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  1. Senior Member /usr's Avatar
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    #1

    Default Question about port scans

    After all this studying, I'm feeling dumb. The whole CEH book assumes you can scan the pc, find out info, etc...but if the pc is behind a router which performs NAT (which almost all do now) then that whole concept goes out the window, right? So what do you do...?
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  3. Certification Invigilator Forum Admin JDMurray's Avatar
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    #2
    What you need to do is perform several recon "attacks" to discover the topology of the network behind the router. You first need to discover the IP addressing scheme and net mask of the segment(s). You can start by guessing they are using a scheme defined in RFC 1918, or even Microsoft's APIPA. Some people like to screw up the net mask by using classless addressing (e.g., 10.0.0.0/24), so consider that.

    Once you know the IP address ranges, you can perform ping, UDP, and TCP scans to identify all network hosts. Chances are the private network will also be using a firewall, so your scanning won't work unless there are some pretty careless holes in the ACLs. ICMP may be blocked, so ping sweeps won't work. The firewall should also block all packets with internal IP addresses that are inbound from the public network.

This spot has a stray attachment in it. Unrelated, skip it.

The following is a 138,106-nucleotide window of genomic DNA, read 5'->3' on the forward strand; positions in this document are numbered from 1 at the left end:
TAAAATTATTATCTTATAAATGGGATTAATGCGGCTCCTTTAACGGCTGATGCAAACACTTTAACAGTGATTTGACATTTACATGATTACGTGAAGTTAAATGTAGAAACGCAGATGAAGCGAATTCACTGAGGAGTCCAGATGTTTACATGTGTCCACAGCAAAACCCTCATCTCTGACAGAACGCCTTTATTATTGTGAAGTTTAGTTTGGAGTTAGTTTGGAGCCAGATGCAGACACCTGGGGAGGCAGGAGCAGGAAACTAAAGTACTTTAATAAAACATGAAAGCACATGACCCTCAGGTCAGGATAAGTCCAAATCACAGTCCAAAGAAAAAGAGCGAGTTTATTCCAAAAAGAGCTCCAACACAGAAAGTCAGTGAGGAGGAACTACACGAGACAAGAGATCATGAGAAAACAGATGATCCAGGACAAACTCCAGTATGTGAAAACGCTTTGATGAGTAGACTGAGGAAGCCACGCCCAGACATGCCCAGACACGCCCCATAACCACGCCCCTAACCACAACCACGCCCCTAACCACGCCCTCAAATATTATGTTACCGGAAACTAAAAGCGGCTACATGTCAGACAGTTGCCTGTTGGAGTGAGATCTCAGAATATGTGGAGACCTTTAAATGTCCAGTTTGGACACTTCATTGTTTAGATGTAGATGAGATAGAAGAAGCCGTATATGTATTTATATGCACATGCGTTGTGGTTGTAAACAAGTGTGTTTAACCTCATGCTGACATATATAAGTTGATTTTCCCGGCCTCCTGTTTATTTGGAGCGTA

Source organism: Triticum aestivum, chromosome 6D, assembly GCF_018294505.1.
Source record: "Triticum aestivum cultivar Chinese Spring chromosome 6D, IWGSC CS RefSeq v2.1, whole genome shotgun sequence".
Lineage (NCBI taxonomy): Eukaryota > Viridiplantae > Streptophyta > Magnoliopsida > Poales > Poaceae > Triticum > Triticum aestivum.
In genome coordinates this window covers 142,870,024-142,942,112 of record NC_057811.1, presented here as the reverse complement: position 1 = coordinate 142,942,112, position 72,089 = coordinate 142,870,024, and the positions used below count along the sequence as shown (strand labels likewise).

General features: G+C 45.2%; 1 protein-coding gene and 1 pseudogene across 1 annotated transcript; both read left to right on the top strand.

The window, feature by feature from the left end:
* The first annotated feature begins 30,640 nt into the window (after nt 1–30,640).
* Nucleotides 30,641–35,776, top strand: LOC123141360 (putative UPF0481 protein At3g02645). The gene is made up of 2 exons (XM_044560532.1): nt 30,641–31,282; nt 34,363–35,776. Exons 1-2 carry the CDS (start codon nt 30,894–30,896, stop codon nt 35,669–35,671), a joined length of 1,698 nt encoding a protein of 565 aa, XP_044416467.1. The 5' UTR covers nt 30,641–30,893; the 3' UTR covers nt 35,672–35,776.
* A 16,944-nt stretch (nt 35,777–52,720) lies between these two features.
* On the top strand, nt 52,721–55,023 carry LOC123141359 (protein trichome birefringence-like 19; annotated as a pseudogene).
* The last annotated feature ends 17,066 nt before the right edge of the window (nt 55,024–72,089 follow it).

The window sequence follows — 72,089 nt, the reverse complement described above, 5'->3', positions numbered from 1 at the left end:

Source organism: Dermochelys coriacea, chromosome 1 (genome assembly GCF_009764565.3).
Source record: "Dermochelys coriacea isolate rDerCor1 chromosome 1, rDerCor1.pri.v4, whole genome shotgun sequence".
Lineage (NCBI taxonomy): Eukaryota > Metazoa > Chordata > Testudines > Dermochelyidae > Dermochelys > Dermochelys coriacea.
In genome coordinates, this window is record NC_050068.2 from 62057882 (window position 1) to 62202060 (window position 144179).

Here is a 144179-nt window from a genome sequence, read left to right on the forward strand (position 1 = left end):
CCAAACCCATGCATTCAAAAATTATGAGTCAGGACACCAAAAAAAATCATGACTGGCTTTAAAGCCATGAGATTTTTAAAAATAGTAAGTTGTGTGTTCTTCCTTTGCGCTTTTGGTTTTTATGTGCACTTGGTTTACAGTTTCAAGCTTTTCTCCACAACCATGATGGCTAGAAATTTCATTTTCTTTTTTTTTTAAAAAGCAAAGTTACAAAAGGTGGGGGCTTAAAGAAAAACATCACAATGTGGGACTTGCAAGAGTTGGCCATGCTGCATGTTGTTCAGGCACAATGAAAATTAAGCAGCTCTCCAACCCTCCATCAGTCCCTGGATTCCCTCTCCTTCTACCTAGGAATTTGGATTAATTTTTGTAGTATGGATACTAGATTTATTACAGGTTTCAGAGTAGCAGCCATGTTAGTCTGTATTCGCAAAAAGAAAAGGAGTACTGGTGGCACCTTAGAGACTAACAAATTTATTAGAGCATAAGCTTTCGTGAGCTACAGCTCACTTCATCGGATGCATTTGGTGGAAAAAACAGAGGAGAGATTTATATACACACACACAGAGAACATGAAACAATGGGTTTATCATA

If the firewall is setup properly, then sniff all in/outbound packets looking for unencrypted clues that can reveal info. You can get an idea of what ports are being used, and therefore what services are being run on the private network. Some of these services may have vulnerabilities that can be exploited.

    You also need to try and determine if the router/firewall can be managed from the outside (public) network. You might be able to telnet into the router, or sniff an SNMP or HTTP management session, and pick up topology info (and possibly gain control and disable the firewall). Use a sniffer to see if any NetBIOS, CDP, or routing protocol packets are leaking out on to the public network and revealing any useful private network topology info.

    I recommend the book Hacking Exposed, 4th ed., for some really good exercises and case studies on this subject.
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  4. Senior Member /usr's Avatar
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    #3
    Late reply...

    What I was meant was, it is not possible to scan hosts when a router is doing NAT, even if you know the address range behind the router.
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  5. Johan Hiemstra Forum Admin Webmaster's Avatar
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    #4
    True, it is impossible to initiate a connection from the public side to the private side in a typical NAT config (public-private translation). If the hacker wouldn't give up because of that, he would try to hack the router first performing NAT first. Or, he would try to send Trojan Horses to implement malicious code on one of the internal clients that would initiate the connecting instead, allowing the hacker on the public side to 'reply'.

    I honestly don't know how much the situation has improved since security became a hot issue, but I've encountered several networks where the external (border-) router was easier to attack than the average internal Windows NT file server.
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  6. Senior Member /usr's Avatar
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    #5